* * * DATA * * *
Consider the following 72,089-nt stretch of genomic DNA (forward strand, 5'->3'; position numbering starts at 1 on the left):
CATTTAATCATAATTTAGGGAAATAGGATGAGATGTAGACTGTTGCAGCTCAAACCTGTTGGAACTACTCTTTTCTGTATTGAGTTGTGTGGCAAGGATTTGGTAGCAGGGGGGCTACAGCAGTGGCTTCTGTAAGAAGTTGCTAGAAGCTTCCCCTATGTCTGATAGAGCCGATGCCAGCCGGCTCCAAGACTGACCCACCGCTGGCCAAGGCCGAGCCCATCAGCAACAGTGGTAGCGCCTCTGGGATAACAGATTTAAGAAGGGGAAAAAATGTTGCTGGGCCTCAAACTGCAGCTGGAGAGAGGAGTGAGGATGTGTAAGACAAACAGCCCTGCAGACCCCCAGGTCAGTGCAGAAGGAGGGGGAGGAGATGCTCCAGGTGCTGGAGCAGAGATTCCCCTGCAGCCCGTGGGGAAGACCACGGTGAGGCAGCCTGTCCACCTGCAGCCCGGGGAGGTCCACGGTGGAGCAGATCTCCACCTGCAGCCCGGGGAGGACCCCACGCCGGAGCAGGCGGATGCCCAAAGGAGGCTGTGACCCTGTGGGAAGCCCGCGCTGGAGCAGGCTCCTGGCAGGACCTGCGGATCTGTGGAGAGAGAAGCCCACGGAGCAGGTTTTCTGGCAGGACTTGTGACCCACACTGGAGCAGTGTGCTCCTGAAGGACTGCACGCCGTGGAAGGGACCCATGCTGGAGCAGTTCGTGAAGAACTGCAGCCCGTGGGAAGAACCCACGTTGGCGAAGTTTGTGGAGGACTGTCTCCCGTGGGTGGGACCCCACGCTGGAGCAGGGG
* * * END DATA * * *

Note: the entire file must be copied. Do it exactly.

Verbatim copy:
Consider the following 72,089-nt stretch of genomic DNA (forward strand, 5'->3'; position numbering starts at 1 on the left):
CATTTAATCATAATTTAGGGAAATAGGATGAGATGTAGACTGTTGCAGCTCAAACCTGTTGGAACTACTCTTTTCTGTATTGAGTTGTGTGGCAAGGATTTGGTAGCAGGGGGGCTACAGCAGTGGCTTCTGTAAGAAGTTGCTAGAAGCTTCCCCTATGTCTGATAGAGCCGATGCCAGCCGGCTCCAAGACTGACCCACCGCTGGCCAAGGCCGAGCCCATCAGCAACAGTGGTAGCGCCTCTGGGATAACAGATTTAAGAAGGGGAAAAAATGTTGCTGGGCCTCAAACTGCAGCTGGAGAGAGGAGTGAGGATGTGTAAGACAAACAGCCCTGCAGACCCCCAGGTCAGTGCAGAAGGAGGGGGAGGAGATGCTCCAGGTGCTGGAGCAGAGATTCCCCTGCAGCCCGTGGGGAAGACCACGGTGAGGCAGCCTGTCCACCTGCAGCCCGGGGAGGTCCACGGTGGAGCAGATCTCCACCTGCAGCCCGGGGAGGACCCCACGCCGGAGCAGGCGGATGCCCAAAGGAGGCTGTGACCCTGTGGGAAGCCCGCGCTGGAGCAGGCTCCTGGCAGGACCTGCGGATCTGTGGAGAGAGAAGCCCACGGAGCAGGTTTTCTGGCAGGACTTGTGACCCACACTGGAGCAGTGTGCTCCTGAAGGACTGCACGCCGTGGAAGGGACCCATGCTGGAGCAGTTCGTGAAGAACTGCAGCCCGTGGGAAGAACCCACGTTGGCGAAGTTTGTGGAGGACTGTCTCCCGTGGGTGGGACCCCACGCTGGAGCAGGGG